Last year is history, but it left the Four Corners with unfinished business that will shape the New Year.

We have reported some hopeful signs for the lagging local economy. Oil wells drilled recently in the Lybrook area are showing promising productivity that could inject new life into the oil and gas industry. Encana and WPX Energy have said they intend to invest millions this year that could kick off increased drilling activity in the Mancos Shale formation.

Some are hopeful that this could jump start the local economy. Few expect miracles, but reversing the trend would be welcome.

Ray Hagerman of Four Corners Economic Development has talked about increasing manufacturing in the area. Gov. Susana Martinez and some of her cabinet members have said bringing manufacturing to New Mexico will be a priority and are finding funds to encourage that type of activity.

Support for new manufacturing businesses could come from development of a rail line to Farmington. The first part of that rail line is already in the works with a planned railhead in Thoreau.

But coal also figures heavily in the area's economy, and the Navajo Nation is pinning its hopes on continued production from the Navajo Mine, which it purchased at the end of the year. With increasing restrictions on coal-fired power plants, domestic markets are expected to shrink. So, that railhead will be vital to ship coal to other countries that are expanding coal-fired power production.

With that as a jumping off point, here are some takes from Daily Times reporters on what to expect in 2014.


This week the Navajo Transitional Energy Company finalized its purchase of Navajo Mine from BHP Billiton. The tribal enterprise is set to take over operations of the mine in 2016.

"It's probably going to be a year of learning to take the reins of the business," NTEC management board chairman Steve Gundersen said.

Officials supporting the mine purchase have said it will preserve hundreds of good jobs and a revenue stream for the tribe.


The city of Farmington will hire a police chief early this year.

Farmington Police Chief Kyle Westall retired Tuesday after 25 years with the department. City Manager Rob Mayes will hire the next chief, but he said he will include feedback from interviews conducted by city councilors, community members and a panel. The city plans to bring in about five candidates for the panel discussion in mid-January, and the position could be filled early this year.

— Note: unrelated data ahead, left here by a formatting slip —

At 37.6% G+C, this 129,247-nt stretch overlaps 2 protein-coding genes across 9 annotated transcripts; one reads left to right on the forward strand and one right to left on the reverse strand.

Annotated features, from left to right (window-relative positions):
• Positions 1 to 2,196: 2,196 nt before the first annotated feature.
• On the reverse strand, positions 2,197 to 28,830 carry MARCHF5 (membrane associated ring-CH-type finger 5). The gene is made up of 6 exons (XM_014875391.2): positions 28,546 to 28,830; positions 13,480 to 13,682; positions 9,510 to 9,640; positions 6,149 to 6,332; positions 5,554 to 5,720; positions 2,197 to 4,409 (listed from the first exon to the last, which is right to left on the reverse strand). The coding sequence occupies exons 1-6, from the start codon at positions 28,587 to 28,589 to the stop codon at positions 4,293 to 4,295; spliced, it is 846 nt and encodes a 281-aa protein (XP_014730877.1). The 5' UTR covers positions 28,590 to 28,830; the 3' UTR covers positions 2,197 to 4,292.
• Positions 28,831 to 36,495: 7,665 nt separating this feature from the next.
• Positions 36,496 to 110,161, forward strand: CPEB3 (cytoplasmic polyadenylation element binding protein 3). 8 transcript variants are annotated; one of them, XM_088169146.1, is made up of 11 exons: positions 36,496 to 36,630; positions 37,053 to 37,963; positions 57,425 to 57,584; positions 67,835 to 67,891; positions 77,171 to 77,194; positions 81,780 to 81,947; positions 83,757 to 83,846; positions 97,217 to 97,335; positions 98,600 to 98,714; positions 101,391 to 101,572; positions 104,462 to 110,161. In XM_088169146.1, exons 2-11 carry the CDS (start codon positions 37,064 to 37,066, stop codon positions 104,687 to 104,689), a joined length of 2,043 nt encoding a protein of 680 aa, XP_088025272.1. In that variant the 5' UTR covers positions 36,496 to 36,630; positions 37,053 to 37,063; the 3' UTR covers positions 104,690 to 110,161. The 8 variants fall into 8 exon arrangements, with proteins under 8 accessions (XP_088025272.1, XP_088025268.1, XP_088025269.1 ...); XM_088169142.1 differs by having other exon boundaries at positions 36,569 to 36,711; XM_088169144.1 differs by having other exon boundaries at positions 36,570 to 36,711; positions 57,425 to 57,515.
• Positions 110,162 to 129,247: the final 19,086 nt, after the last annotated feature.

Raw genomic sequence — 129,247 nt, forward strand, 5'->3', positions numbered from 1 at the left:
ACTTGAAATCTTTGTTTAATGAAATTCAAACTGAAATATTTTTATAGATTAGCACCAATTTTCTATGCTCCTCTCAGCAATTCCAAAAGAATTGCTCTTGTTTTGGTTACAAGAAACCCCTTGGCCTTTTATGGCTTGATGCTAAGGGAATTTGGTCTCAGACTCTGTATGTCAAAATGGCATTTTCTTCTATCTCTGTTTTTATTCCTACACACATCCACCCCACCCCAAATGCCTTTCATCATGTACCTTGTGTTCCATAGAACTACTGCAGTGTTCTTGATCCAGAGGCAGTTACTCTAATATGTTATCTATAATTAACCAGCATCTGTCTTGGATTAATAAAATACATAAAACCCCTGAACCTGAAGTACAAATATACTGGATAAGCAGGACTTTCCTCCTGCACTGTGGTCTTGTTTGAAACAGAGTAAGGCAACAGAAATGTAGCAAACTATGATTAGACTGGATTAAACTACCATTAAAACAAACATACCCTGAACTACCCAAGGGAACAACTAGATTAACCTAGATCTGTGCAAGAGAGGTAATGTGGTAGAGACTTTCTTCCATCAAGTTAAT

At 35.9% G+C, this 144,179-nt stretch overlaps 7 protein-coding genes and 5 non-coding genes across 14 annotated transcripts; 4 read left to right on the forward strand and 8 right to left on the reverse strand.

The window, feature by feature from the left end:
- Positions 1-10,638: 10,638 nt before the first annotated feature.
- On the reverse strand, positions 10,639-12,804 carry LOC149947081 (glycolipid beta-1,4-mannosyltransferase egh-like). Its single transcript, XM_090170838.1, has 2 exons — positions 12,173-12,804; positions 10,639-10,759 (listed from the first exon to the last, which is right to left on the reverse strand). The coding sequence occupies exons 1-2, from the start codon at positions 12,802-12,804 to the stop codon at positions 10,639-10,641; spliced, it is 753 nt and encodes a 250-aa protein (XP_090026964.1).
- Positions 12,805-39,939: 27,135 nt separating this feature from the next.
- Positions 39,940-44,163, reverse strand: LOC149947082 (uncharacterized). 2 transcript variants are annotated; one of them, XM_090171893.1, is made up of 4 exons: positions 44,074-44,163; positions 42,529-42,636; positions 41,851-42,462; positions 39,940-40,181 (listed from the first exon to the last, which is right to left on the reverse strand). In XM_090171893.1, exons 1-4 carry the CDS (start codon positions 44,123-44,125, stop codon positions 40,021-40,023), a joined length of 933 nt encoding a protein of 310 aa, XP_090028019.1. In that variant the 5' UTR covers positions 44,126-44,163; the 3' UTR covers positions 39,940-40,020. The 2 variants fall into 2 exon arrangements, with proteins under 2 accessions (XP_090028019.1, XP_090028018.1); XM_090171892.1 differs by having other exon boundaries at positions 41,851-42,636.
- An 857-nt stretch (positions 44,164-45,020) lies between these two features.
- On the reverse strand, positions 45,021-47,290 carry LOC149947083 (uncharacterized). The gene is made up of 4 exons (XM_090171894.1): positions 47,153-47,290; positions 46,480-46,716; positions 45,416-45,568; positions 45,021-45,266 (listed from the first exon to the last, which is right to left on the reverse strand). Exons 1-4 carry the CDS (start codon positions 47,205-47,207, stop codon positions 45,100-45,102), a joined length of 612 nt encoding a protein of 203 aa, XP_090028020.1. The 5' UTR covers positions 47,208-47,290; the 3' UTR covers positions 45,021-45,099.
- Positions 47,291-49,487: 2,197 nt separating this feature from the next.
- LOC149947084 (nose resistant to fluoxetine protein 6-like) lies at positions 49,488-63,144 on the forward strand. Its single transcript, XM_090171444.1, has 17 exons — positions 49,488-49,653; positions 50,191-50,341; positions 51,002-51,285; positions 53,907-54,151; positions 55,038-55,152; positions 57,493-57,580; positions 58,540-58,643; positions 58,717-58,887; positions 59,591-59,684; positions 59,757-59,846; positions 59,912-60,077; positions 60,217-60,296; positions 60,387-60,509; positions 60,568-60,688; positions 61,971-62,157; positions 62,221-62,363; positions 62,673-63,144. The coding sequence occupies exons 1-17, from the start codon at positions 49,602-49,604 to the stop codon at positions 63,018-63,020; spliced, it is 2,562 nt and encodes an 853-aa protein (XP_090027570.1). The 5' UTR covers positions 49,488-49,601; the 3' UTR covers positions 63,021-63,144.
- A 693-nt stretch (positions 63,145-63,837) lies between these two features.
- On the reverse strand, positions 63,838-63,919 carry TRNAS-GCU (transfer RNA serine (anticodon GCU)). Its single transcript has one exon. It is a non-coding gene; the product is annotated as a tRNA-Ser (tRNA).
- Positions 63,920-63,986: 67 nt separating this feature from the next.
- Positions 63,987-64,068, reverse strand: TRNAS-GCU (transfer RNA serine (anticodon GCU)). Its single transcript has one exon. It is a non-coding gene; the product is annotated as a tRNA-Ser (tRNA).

The $4.6 million Farmington Regional Animal Shelter will host a ribbon cutting ceremony on Jan. 10 as it continues to fill its staff positions.


The city of Bloomfield is poised to more than double in size. City councilors approved a move to annex 6,775 acres of county land. It currently covers 5,185 acres. The expansion primarily involves land to the northeast and northwest that would extend the reach of the city toward neighboring Aztec to the north. The land includes a number of energy industry related companies that are expected to bolster the town's tax base.

Aztec has plans for a pedestrian bridge and trail system that will connect the historic downtown corridor to the Aztec Ruins National Monument by the end of this summer.


The Farmington Municipal School District will be tackling three different capital projects, including the new $62.2 million Farmington High School. Between Farmington High and the extensive renovation on Hermosa Middle School and a possible new building for Northeast Elementary School, the district is looking at nearly $100 million in capital projects. A $35 million bond election will be held on Feb. 4 which would help fund the district's share of the projects costs.

Central Consolidated School District is scheduled to start construction on a new $7.9 million campus for the Naschitti Elementary School in February. A successful $20 million bond election in August could fund a new Kirtland kindergarten through sixth grade school to replace the aging Ruth N. Bond and Grace B. Wilson elementary schools. The district is planning a mid-January public meeting to present construction options for the schools.


The Piedra Vista wrestling team is a strong contender to bring home a fourth consecutive Class 4A championship at the state tournament in late February.

The Shiprock boys' and girls' basketball teams are also aiming for deep runs in the state tournament in early March after both teams reached the semifinal round in 2013.

The Connie Mack World Series reaches its 50th anniversary in August of 2014. It is sure to be a momentous occasion when Farmington welcomes 10 of the best amateur baseball teams in the country to historic Ricketts Park. American Amateur Baseball Congress board members are hopeful of guest appearances from previous world series teams.


As health care reform gets underway, 2014 will provide the first view of the impacts of the Affordable Care Act, known as Obamacare, on individuals, companies and health care providers.

San Juan Regional Medical Center CEO Rick Wallace has spoken several times with The Daily Times about possible challenges the hospital will face with ACA implementation, including more patients choosing to utilize the emergency room for treatment because of a shrinking availability of physicians after more people seek care due to the insurance mandate. How much this usage of the emergency room increases, as well as what effect any increase will have on the hospital, should be evident within the next few months.